Upcycling is the one of the latest green crazes in the world of design. It takes the motto “reduce, reuse, recycle” one step further. A big step further, moving beyond minimizing the bad (less of a negative environmental footprint) and focusing on doing more good (having a positive footprint). In its simplest form, upcycling is the lifecycle of an object. Created with non-toxic materials, it is then disassembled and remade into something useful and often better, then disassembled and recreated again and again until it returns to the soil.
For example, hardwood floors enjoyed for generations may one day be used to create a wooden dining room table. After decades of use, the table could then be made into particle board. The particle board could be turned into paper and then burned. As long as no toxic glues or dyes were used in the creation processes, the healthy ash could once again be a part of the soil’s nutrients. A tree has worked its way through the system in a clean loop.
William McDonough and Michael Braungart publicized the idea of upcycling in their 2002 book Cradle to Cradle: Remaking the Way We Make Things. Then gave it real traction in their 2013 book, The Upcycle: Beyond Sustainability – Designing for Abundance.
Today, if you search “upcycle” on Pinterest, you’ll see endless ideas on how to upcycle. Turn an empty pill bottle into a hide-a-key. Modify an outdated TV console and create a beautiful dog house. Create a modern fire pit from a washing machine drum.
The idea of upcycling as explained by McDonough and Braungart is much more than the conversion of outdated household items into new household items. It’s about rethinking how manufacturers produce items, how we approach feeding our energy needs, how humans can have a symbiotic relationship with nature, and more. It’s the idea of fostering innovation by starting the decision making process with values defined rather than benchmark goals named. For people passionate about upcycling, such as Jacksonville resident Jeff Edelson, it is more of a lifestyle than a trend.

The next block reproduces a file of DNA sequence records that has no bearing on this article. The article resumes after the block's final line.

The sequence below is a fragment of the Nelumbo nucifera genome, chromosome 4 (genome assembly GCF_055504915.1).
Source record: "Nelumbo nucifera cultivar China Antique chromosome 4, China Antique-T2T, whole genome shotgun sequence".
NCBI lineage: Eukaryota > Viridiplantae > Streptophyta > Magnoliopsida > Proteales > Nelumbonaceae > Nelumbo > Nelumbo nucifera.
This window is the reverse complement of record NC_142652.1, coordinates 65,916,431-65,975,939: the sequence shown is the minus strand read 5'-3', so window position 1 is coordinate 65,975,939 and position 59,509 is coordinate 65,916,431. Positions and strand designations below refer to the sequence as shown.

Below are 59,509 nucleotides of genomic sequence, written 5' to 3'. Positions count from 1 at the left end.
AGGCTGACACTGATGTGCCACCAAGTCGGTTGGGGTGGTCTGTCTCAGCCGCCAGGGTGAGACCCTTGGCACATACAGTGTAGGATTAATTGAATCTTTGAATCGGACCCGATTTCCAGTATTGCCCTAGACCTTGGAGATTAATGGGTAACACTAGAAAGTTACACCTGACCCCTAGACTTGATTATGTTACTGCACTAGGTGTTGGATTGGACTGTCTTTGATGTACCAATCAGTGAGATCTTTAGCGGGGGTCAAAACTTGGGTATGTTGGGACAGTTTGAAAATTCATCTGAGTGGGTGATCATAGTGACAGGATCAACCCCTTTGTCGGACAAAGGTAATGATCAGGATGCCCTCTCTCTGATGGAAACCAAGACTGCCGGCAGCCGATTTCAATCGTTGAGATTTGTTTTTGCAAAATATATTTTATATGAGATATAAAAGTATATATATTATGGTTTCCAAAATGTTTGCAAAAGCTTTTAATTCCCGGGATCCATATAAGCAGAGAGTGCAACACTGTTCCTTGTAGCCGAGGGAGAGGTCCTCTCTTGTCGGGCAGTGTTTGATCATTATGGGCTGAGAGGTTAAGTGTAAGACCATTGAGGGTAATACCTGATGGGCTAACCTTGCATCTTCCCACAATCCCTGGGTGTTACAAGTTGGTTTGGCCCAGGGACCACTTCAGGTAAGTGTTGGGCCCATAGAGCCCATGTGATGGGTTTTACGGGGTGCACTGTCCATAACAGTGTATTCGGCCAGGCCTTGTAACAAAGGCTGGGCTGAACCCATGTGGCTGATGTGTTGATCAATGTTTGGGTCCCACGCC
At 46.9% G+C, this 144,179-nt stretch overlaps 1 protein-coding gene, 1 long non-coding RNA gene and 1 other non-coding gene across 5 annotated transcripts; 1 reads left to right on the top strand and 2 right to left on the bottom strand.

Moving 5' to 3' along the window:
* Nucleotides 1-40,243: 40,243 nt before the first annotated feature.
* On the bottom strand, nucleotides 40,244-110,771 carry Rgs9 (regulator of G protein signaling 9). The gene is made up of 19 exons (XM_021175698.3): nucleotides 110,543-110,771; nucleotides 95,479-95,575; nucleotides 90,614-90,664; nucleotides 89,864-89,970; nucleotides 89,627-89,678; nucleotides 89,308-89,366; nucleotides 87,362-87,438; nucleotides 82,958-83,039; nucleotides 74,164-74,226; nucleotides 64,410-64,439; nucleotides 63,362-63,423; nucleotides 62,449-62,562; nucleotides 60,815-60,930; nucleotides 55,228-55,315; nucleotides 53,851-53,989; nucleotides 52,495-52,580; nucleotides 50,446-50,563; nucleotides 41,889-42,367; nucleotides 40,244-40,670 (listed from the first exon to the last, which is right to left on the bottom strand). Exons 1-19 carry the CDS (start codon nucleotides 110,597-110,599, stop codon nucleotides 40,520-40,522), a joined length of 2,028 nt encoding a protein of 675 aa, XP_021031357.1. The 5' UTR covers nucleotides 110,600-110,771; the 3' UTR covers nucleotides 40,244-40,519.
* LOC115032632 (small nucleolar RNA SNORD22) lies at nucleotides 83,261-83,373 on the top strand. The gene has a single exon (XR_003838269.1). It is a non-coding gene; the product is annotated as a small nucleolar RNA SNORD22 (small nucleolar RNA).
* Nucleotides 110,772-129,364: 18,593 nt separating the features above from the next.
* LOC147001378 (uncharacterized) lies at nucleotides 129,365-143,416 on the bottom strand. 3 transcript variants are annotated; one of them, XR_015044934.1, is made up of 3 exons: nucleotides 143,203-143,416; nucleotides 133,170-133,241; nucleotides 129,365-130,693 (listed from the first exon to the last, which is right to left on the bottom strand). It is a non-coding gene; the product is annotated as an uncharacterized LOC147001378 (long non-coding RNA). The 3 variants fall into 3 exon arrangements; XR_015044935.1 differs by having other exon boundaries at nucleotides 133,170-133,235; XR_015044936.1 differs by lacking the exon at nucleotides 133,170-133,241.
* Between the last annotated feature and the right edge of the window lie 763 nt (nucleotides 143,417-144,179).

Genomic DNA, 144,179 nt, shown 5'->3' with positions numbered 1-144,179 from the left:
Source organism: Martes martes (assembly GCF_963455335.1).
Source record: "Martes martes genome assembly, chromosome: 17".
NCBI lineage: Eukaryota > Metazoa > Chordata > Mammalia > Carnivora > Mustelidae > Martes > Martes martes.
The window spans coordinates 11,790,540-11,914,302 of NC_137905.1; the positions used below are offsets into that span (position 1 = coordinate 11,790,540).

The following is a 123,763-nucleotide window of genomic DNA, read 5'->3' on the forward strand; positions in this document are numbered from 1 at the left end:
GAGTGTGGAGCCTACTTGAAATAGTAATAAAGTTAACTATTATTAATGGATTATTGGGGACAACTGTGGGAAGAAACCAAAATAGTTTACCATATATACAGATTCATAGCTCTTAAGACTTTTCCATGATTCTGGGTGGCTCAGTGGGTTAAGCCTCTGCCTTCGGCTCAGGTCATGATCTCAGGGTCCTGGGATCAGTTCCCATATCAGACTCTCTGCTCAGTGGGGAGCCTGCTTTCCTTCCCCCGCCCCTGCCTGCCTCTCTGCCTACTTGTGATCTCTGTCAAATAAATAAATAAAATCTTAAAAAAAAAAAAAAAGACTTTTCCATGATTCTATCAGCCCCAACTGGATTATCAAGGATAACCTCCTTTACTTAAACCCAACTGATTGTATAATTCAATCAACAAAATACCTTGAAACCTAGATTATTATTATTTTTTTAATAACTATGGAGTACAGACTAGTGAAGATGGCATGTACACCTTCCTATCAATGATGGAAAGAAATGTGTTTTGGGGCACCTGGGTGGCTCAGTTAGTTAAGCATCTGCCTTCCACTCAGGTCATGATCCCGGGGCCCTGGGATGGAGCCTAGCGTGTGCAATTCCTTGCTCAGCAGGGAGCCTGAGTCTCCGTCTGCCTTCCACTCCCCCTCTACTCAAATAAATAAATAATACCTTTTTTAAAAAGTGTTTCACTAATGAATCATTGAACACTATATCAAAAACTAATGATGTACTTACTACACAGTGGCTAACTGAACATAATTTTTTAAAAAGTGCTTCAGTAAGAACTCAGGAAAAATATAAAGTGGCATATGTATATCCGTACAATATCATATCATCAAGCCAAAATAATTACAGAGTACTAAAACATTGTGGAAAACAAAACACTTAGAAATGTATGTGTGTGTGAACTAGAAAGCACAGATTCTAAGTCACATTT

The Treasure Hunter
Jeff Edelson lives on the South Bank of downtown Jacksonville, in the Strand. A self-proclaimed treasure hunter, he recently left the corporate world to follow his passion of pairing found things one would not normally combine for both function and art. Unintentionally, his artistic endeavors have led him to be an upcycler.
Edelson’s apartment is a testimony to how upcycling is a rising trend in the world of design. The process of acquiring pieces is as much work as transforming them into home furnishings. His great finds come from such places as flea markets, salvage yards and estate sales. Metal wall sconces that were once lamp shades on a Pullman Railroad car flank his dining room walls and may one day be used for its metal properties. Three rectangular steel oil drums are pedestals for art in his living room, and could one day be reconstructed for use in an automobile. A rustic wooden box turned on its side and mounted on the wall is now a cabinet in his kitchen, and could one day be insulation pulp.